Area A. Fifteen rock-cut tomb shafts (width 1.3–1.5 m, depth 1.2–1.5 m) and five deep rock-cut basins were excavated down to their bottom. Many of them had one or two, and in one case a maximum of five, small rock-hewn steps, usually in the corner(s) of the shaft, to facilitate access. Entrances at the bottom of the shafts led into underground burial chambers: seven shafts had only one entrance (Fig. 2), five shafts had two entrances (Fig. 3) and two shafts had three entrances (Fig. 4). The entrances were extremely small (width c. 0.35 m, height 0.5 m), especially as the adjoining burial chamber had to be hewn out via these small entrances, and a corpse and accompanying funerary gifts had to be passed through them for final deposition in the chamber. The entrance facades were usually plain, but sometimes their outlines were offset from the shaft’s smooth wall to create the impression of a doorframe with door jambs and a lintel (Figs. 2, 5). Eight of the entrances were found blocked with their original, large round or square sealing stone slab (Figs. 3, 6). Two of these entrances didn’t lead to a burial chamber but rather to a short, dead-end passage; one (L149) ended after c. 0.3 m, and the other (L144) after c. 0.8 m, and it thus seems that their quarrying was never completed.
Area B. Six rock-hewn tomb shafts and a single deep rock-cut basin were excavated down to their bottom. As in Area A, the number of entrances leading to underground burial chambers at the bottom of the shafts varied from one to three.
To date, 21 rock-cut tomb shafts and their entrances, leading into what seem to be 33 (largely unexplored) subterranean burial chambers have been exposed in Areas A and B, in addition to the three tomb shafts with five burial chambers excavated in Area C. Only a handful of these burial chambers were fully excavated; most of the tombs remain unexcavated due to lack of time and resources and to the interference of representatives of the ultra-Orthodox burial society Atra Kadisha. Areas A and B yielded six rock-cut basins (Fig. 7), and the bedrock around the shafts revealed numerous chisel marks (Fig. 8). It is obvious that these remains are but a segment of a large burial ground, whose boundaries are still unknown and await further exploration. Traces of additional tomb shafts were observed in the bedrock in the area surrounding the site. Several of the excavated tomb shafts are near small rock outcrops, which may have been adapted to function as tomb markers; small rock outcrops that are similar in shape are visible throughout the area surrounding the site, and most likely indicate the presence of additional tomb shafts.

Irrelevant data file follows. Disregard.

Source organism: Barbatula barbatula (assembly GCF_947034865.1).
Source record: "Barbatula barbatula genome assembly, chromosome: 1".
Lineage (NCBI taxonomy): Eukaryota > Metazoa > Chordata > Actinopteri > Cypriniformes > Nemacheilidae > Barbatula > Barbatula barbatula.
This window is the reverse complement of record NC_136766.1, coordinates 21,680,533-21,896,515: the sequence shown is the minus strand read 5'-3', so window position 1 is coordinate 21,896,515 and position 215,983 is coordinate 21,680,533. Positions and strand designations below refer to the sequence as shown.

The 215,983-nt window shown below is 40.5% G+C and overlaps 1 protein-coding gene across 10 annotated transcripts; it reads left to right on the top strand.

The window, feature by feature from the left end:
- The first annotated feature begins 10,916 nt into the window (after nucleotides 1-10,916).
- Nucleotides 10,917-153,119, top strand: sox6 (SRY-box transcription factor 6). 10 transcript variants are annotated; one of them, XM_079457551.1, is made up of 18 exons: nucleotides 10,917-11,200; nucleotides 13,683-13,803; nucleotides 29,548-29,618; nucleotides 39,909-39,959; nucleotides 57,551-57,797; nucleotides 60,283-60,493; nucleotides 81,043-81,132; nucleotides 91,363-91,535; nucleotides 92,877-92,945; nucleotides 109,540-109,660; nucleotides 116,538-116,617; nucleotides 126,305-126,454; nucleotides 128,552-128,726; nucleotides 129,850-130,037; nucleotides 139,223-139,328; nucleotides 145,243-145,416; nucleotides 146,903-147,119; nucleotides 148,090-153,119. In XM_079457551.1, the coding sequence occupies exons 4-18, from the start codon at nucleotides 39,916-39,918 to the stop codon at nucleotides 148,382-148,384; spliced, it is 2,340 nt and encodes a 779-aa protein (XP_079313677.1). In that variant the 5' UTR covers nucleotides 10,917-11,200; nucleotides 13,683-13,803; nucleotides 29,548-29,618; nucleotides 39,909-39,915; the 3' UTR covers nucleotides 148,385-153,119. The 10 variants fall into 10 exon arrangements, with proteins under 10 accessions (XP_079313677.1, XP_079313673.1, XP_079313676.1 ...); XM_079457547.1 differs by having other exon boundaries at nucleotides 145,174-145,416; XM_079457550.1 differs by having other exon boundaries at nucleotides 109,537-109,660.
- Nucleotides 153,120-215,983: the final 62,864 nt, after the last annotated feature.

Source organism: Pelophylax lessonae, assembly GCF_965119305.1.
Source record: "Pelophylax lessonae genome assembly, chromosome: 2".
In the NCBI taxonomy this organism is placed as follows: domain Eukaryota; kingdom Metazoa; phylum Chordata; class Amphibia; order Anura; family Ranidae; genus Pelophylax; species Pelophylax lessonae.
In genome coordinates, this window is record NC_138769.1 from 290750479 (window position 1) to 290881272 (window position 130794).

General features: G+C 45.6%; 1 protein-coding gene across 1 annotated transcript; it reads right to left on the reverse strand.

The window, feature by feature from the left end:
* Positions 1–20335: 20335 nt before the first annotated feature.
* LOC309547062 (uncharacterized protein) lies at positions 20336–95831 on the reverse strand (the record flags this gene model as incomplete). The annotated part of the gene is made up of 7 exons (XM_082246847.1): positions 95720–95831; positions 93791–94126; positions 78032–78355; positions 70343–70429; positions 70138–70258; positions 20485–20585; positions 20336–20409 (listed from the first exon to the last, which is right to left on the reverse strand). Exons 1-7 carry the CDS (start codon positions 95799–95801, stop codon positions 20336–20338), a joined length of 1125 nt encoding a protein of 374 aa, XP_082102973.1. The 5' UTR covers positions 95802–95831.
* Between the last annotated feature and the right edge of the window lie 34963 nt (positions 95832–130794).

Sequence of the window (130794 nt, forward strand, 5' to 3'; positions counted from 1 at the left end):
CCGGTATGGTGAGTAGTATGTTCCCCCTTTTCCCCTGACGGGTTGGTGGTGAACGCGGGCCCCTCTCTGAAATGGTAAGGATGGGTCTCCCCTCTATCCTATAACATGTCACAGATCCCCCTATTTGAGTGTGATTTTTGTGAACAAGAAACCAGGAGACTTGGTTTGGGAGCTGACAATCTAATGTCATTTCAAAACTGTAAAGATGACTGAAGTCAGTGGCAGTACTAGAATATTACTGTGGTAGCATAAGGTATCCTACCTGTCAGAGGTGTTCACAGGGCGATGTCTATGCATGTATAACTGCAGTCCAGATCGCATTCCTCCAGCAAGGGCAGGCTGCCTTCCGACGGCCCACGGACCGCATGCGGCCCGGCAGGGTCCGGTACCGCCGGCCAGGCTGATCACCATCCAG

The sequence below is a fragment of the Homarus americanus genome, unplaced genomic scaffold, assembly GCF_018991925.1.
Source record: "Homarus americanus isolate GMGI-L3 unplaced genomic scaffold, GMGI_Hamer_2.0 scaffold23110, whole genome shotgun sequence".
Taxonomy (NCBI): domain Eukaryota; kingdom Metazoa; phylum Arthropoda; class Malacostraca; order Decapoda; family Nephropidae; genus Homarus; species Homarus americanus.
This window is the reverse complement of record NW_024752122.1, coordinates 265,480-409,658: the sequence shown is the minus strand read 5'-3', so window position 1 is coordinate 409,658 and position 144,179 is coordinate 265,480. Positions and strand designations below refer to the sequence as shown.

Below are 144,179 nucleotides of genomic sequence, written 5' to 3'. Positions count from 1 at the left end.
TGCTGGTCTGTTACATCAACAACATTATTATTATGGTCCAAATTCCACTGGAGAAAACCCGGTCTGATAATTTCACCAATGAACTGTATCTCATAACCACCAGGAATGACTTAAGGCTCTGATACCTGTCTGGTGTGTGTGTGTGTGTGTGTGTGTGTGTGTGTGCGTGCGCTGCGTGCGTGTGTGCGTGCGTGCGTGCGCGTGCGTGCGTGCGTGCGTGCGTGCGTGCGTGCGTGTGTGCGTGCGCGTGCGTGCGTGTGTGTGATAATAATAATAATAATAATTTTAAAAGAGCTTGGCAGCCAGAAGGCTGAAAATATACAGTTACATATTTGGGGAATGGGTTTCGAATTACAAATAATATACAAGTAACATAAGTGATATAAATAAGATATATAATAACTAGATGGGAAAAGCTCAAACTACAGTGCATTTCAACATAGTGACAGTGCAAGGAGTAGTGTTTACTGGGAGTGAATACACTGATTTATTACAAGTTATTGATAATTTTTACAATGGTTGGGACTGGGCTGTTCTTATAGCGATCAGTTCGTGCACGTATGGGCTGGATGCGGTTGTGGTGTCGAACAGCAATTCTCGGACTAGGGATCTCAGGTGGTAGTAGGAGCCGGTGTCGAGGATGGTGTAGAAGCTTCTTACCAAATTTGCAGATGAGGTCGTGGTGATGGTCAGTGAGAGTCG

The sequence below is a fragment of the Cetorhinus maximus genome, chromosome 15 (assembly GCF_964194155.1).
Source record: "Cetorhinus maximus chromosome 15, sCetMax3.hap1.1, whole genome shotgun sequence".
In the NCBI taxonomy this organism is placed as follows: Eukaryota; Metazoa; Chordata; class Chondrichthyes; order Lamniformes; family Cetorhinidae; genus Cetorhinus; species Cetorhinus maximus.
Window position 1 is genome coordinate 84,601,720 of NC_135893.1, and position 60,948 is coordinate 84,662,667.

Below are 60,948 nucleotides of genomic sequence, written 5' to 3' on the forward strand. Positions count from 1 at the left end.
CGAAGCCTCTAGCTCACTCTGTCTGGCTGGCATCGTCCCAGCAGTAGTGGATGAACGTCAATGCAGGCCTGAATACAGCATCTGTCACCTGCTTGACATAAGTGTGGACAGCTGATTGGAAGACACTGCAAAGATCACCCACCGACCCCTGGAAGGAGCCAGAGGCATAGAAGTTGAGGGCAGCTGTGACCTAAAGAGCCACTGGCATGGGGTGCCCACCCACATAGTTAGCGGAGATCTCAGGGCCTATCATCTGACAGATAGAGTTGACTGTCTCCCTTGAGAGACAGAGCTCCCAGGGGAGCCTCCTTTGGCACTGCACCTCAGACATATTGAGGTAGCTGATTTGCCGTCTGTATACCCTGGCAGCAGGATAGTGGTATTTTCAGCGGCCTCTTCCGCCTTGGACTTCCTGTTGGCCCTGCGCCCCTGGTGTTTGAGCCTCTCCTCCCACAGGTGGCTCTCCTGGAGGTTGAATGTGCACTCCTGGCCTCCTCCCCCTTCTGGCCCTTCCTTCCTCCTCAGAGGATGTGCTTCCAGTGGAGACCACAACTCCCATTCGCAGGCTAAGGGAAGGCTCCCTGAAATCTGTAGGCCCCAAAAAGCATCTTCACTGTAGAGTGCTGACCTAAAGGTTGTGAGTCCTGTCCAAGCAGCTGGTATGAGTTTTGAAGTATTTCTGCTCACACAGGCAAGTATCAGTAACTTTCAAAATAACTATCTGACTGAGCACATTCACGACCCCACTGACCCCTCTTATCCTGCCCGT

The burial ground was systematically and thoroughly robbed in antiquity. This observation is substantiated by the intentionally broken-through bedrock ceiling of five burial chambers (three in Area A, and one in each of Areas B and C). Another indication is that hardly any datable pottery was retrieved, even though the fills in the chambers were carefully excavated and sieved through 1 × 1 cm screens. Nevertheless, the sparse finds are sufficient to date this burial ground to the Intermediate Bronze Age horizon (2400–2000 BCE). These finds include an almost complete cooking pot with an applied rope decoration, which was found in Passage 144, a base fragment of a pottery jar found in Burial Chamber 142, at the bottom of Shaft 125 (Figs. 2, 9), as well as three bronze items—a rivet, a pin/needle and a fragment of a folded sheet held together by another rivet—also from Burial Chamber 142. The human remains were also scant: Burial Chamber 142 yielded several disturbed human bones of a single adult individual (sex unknown) alongside some animal bones, and a skull fragment of another adult individual was found in the fill of Shaft 127.